Editor's Note: This piece originally appeared on Antiwar.com.
Foreign policy hawks in the United States habitually equate a noncommunist Russia with the totalitarian Soviet Union.
An especially graphic example is a recent article in 19FortyFive by Michael Rubin, a senior fellow at the neoconservative American Enterprise Institute. The title, "Russia Was a Rogue State Long before Ukraine and Georgia," accurately conveys the extent of Rubin’s Russophobia. Predictably, he blames Moscow entirely for the 2008 Georgia war, even though a European Union investigation concluded that Georgian President Mikheil Saakashvili’s forces initiated the fighting. Likewise, he studiously ignores the assistance that the United States and some of its European allies gave demonstrators who unseated Ukraine’s elected, pro-Russian president as a trigger for Russia’s subsequent annexation of Crimea.
No, according to Rubin, such episodes are indicative of Vladimir Putin’s strategy to "recreate the Soviet Union in all but name." He then condemns the administrations of Barack Obama, Donald Trump, and Joe Biden for insufficient resolve in the face of such malignant, imperial ambitions. However, Rubin asserts that the "real problem is deeper. Russia’s aggression and sense of impunity did not begin with Georgia, but rather with Japan. In the tail end of World War II, Russia seized southern Sakhalin and the Kuril Islands from Japan."
There’s just one problem with his thesis: The seizure of territory from Japan was made by the Soviet Union. There was no independent "Russia" in 1945, and it reflects extreme intellectual laziness to use the terms interchangeably, as Rubin and some other analysts do. During the Soviet era, Russia was just one component of the USSR, albeit the largest one. Moreover, it is incorrect to assume that ethnic Russians always ran the communist state. The longest-tenured Soviet dictator (who ruled for nearly 3 decades) was Joseph Stalin – a Georgian, not a Russian. Nikita Khrushchev, who led the USSR for more than a decade, was ethnically Russian but grew up in Ukraine and was culturally Ukrainian. Indeed, according to his great-granddaughter, Nina Khrushcheva, he was exceptionally fond of Ukraine. It probably was not a coincidence that Khrushchev was the person who made the decision to transfer Crimea, which had been part of Russia since 1782, to Ukraine.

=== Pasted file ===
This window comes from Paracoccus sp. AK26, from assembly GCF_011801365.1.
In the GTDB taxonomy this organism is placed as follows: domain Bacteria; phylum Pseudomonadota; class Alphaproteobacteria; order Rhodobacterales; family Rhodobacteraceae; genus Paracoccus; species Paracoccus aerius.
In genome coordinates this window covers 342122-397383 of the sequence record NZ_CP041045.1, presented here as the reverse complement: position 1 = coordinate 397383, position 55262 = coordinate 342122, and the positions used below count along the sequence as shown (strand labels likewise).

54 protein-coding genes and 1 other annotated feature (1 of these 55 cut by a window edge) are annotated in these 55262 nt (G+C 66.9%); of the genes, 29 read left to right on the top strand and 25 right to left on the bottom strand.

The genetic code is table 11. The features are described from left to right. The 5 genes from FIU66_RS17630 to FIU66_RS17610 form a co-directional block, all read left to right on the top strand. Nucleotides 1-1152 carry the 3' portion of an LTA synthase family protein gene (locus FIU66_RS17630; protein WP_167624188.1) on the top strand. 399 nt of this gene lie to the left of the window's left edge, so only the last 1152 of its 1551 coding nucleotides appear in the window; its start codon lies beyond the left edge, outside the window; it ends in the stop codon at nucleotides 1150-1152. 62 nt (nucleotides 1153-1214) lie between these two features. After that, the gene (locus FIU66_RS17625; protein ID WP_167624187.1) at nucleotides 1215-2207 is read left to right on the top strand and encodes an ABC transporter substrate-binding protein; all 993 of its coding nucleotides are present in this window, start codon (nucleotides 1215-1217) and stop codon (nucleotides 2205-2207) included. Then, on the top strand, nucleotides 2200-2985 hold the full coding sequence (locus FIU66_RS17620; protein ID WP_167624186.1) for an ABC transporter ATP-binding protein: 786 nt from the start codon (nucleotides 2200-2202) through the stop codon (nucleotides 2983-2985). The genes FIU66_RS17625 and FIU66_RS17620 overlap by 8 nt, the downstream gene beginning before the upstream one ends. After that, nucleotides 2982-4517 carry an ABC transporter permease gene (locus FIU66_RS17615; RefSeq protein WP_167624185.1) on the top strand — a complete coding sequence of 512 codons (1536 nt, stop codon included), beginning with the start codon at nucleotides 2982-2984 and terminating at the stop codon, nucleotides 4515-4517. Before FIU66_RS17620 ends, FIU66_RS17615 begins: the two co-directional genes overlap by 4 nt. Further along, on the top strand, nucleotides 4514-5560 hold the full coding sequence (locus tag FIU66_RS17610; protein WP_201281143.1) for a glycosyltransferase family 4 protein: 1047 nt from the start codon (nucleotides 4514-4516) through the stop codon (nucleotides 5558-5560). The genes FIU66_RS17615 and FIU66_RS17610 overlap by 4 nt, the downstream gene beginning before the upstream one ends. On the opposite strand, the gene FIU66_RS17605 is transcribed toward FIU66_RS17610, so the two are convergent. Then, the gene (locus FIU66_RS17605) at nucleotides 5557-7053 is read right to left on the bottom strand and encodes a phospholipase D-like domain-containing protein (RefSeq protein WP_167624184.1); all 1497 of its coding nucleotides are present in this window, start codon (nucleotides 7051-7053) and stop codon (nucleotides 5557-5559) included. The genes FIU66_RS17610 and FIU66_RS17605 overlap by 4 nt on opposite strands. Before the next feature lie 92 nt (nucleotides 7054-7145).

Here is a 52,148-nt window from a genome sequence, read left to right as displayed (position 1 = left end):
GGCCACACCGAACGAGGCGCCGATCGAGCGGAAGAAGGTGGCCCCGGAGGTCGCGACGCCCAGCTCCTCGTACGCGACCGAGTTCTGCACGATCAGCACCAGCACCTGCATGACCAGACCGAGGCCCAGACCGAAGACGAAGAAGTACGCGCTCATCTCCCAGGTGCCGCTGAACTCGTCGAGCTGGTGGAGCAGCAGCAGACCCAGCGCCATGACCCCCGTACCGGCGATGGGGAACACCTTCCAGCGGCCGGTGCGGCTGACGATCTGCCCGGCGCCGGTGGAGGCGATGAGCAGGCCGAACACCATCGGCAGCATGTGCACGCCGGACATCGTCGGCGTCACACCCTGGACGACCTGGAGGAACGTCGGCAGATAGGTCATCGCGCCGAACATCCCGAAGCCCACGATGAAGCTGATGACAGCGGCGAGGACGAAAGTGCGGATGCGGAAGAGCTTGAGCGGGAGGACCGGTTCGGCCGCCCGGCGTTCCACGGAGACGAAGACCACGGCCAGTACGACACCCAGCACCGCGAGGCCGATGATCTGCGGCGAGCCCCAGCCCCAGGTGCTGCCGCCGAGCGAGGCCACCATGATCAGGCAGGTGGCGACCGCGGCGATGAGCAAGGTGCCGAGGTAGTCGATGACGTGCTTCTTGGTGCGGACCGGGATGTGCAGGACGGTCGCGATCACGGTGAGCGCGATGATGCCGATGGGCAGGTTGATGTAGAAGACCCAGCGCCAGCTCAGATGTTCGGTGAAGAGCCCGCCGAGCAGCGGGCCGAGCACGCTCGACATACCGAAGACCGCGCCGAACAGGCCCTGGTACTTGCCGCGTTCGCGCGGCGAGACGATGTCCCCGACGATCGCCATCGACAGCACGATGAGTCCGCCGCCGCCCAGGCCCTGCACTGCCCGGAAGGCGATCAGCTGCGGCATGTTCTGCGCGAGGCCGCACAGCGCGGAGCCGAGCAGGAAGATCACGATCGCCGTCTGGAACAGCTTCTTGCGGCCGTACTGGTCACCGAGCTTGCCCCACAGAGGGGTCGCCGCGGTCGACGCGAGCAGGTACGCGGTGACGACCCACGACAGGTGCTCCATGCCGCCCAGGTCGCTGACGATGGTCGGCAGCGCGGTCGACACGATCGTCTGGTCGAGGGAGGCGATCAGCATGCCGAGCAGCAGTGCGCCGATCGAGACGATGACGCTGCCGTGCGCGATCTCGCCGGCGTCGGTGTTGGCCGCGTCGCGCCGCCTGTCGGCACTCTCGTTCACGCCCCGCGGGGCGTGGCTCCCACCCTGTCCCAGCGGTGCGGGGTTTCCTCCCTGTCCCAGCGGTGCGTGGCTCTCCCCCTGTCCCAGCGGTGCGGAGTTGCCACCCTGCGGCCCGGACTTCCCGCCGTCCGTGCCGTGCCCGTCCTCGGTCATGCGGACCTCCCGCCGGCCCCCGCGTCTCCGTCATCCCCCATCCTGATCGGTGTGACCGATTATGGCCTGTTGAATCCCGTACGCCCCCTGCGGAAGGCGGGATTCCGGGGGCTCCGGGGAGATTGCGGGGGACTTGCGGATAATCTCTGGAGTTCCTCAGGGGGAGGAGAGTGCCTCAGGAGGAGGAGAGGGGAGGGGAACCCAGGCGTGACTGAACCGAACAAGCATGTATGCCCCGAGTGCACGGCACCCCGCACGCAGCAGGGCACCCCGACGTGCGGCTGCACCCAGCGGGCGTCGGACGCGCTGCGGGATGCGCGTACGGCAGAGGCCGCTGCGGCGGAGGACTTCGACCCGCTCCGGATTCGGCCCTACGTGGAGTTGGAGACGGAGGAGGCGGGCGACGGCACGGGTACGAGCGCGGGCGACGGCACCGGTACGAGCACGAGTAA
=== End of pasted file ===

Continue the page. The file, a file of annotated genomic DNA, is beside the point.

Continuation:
There are other reasons why a sharp distinction needs to be made between the Soviet Union and the noncommunist Russia that emerged when the USSR dissolved in December 1991. Today’s Russia is markedly different from the Soviet Union economically, politically, and ideologically. At the end of the Cold War, the USSR had the world’s second largest economy; Russia in 2020 ranked eleventh – just behind South Korea. The Soviet Union embraced Marxist-Leninist economics, whereas Russia is very much part of the capitalist world. Granted, the capitalism it practices is an extremely corrupt variety characterized by cronyism, but it is still a far cry from the rigidly centralized, government-run economy of the Soviet era. Politically, Putin’s rule embodies a conservative authoritarianism, not the outsized, revolutionary ambitions of the USSR’s communist rulers.